Student Start-Ups: Modern Métis Woman offers network for Métis-identifying women

Queen's alum's non-profit uses art and scholarships to create an inclusive online community

Carleigh Milburn has created an online space for Metis-identifying women with Modern Metis Woman.
Credit: 
Supplied by Carleigh Milburn

In what started as a journey to understand her own identity, Carleigh Milburn, ArtSci ’19, has created an inclusive community focused on unifying people striving for self-identification.

The result was her founding of Modern Métis Woman, a non-profit organization offering post-secondary scholarship opportunities, funded by Milburn herself, to Métis-identifying women and promoting those opportunities through art.

The online organization functions as a safe space for Indigenous women and members of the LGBTQ+ community to express their heritage and culture through expressive means like visual art, poems, and music.

Although its scholarship opportunities are only extended to women and LGBTQ+ community members who identify as Métis, artists of any gender and background are encouraged to submit art, with the hope that the content will connect with the empowerment of Métis women.

“As an organization, we have the ability to showcase brilliant Métis women who are making a difference within in their own society,” Milburn told The Journal in an interview. “I’ve also had the opportunity of winning over $31,000 in scholarships. So basically, I wanted to give back to the organization and back to the Métis community.”

Milburn recognized the need for an online presence like Modern Métis Woman through her own challenges identifying within the Métis community.

In 2015, Milburn found documentation indicating Métis heritage on her father’s side of the family. Since then, she has taken an interest in learning more about Métis culture and tradition, motivated in part by a desire to better recognize her own identity.

But as Milburn began to embrace her heritage, she was faced with disapproval from people who felt she was “too white” to be Métis. When she sought recognition from the government, she was put on a two-year waiting list for Indigenous status. She later discovered that her status application had been lost.

Despite identifying with her heritage and hoping to be a part of a Métis community, Milburn felt isolated.

“The more comfortable I got with who I am, the more frustrated I got with the lack of support from others,” she said. “So I wanted to extend my knowledge to those who had trouble identifying themselves within a community.”

In response to her own struggle, Milburn founded Modern Métis Woman in the hopes that it would provide people in similar situations with an accessible community where they could express their Métis or Indigenous heritage. In the eyes of Milburn and her organization, the modern Métis woman is any person who self-identifies as Métis, is distinct from other Indigenous peoples, and is of historic verifiable ancestry.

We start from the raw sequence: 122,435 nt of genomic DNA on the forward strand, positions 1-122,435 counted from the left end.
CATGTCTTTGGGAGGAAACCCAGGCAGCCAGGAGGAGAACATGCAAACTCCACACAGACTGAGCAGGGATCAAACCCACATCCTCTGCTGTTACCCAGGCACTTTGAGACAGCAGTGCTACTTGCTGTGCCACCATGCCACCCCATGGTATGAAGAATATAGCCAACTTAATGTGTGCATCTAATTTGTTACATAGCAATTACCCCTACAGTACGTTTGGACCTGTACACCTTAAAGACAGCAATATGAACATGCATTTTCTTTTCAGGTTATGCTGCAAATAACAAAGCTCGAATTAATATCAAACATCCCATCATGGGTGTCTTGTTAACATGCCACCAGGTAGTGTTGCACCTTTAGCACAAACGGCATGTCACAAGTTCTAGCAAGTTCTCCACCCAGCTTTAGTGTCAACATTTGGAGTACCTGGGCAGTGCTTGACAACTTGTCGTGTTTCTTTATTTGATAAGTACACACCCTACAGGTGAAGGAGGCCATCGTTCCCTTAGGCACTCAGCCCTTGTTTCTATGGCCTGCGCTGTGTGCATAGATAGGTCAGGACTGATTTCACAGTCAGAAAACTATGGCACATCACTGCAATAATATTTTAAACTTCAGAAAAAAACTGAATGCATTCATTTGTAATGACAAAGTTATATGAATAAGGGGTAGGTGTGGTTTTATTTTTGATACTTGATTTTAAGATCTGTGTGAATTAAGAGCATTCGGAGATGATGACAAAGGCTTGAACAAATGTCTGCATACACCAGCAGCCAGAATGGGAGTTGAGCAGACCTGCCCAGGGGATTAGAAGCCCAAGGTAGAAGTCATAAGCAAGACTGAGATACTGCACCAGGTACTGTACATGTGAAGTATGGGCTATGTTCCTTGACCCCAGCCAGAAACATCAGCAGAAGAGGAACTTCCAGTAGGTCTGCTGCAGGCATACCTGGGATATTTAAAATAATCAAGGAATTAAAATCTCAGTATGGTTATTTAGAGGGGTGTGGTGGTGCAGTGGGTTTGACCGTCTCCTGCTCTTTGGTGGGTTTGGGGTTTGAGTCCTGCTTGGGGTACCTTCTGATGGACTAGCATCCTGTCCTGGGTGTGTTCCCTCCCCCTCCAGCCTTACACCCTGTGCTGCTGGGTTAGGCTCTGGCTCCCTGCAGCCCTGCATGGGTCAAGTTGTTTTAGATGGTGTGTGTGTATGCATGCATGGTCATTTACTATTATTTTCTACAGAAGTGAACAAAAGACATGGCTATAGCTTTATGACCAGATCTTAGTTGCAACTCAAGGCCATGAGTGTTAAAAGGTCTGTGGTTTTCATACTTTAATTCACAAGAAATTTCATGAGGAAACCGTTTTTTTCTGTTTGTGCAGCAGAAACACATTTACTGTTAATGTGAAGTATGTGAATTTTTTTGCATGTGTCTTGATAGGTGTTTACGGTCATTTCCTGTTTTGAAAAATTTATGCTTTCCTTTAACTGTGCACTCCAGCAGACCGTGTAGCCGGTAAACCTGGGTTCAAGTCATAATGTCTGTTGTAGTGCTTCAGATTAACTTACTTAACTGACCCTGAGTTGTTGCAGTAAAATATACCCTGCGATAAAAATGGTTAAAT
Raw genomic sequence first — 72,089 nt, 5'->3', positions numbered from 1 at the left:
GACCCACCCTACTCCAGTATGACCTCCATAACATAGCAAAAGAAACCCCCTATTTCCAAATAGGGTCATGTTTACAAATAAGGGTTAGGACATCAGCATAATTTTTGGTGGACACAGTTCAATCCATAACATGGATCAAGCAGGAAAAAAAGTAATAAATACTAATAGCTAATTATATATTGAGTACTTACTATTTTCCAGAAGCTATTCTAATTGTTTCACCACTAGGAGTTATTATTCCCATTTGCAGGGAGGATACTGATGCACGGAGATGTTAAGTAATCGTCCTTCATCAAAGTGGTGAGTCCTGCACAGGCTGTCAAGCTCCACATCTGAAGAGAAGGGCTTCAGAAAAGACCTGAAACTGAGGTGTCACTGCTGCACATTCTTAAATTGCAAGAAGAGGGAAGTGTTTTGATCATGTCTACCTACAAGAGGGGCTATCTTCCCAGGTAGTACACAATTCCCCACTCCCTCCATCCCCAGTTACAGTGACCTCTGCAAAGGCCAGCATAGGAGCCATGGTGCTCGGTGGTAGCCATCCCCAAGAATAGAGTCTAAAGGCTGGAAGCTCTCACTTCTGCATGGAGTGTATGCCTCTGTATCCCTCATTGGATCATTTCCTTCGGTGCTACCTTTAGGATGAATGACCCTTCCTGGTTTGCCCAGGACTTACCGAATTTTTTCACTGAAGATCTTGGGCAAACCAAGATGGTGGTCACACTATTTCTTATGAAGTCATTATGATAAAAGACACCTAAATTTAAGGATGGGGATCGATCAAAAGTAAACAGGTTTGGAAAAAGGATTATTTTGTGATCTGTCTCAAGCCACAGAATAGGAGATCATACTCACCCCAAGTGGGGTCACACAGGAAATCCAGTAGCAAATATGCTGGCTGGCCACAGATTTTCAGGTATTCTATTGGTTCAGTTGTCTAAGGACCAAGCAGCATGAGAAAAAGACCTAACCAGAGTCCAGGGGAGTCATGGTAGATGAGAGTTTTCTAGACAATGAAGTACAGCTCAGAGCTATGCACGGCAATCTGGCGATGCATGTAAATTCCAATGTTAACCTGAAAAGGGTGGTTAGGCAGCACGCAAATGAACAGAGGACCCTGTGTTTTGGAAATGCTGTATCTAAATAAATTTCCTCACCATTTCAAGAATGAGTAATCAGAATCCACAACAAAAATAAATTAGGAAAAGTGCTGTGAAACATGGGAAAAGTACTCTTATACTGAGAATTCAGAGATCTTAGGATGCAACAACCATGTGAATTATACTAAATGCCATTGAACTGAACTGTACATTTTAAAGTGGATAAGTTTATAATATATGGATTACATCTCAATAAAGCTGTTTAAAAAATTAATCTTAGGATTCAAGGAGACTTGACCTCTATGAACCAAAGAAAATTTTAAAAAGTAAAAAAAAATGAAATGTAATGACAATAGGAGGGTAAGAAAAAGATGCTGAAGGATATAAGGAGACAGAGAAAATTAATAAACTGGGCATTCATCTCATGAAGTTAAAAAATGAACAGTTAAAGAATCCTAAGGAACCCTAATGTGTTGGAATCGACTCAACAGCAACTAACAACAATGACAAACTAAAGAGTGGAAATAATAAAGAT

The art submitted to Modern Métis Woman by Indigenous and non-Indigenous persons is particularly important to Milburn’s vision of an inclusive community. She believes art not only functions as a way to encourage a Métis woman’s identity and resistance of colonial power, but also fosters allyship. 

“Aboriginal women challenge the colonial patriarchy again through their artwork, and that’s able to shift their power towards [broader public] awareness of Aboriginal peoples and the injustices they have faced in Canada,” Milburn said.

“Promotion of art is basically promotion of identity and this increases solidarity among Aboriginal women and, through education, increases knowledge in non-Aboriginal people.”

Although Modern Métis Woman is still relatively small, run almost entirely by Milburn herself, the founder is proud of the online community she’s fostered since the organization’s inception. Inspired to keep going by those she’s connected with through the platform, she hopes to expand the non-profit by building out its scholarship program, recruiting new team members, and introducing local events. 

Through Modern Métis Woman, Milburn has discovered the importance of pursuing what you believe is right, even if you might face backlash.  

“You’ll always get [negative comments] no matter what you do—even if you think you’re doing the best for your community,” Milburn said. “If you’re giving all of yourself, there is still going to be that negativity somewhere. Someone’s going to want to pick on that.”

“But I just say ignore them, because all the love and the support is greater than the hate. You learn that as you go.”

When commenting, be considerate and respectful of writers and fellow commenters. Try to stay on topic. Spam and comments that are hateful or discriminatory will be deleted. Our full commenting policy can be read here.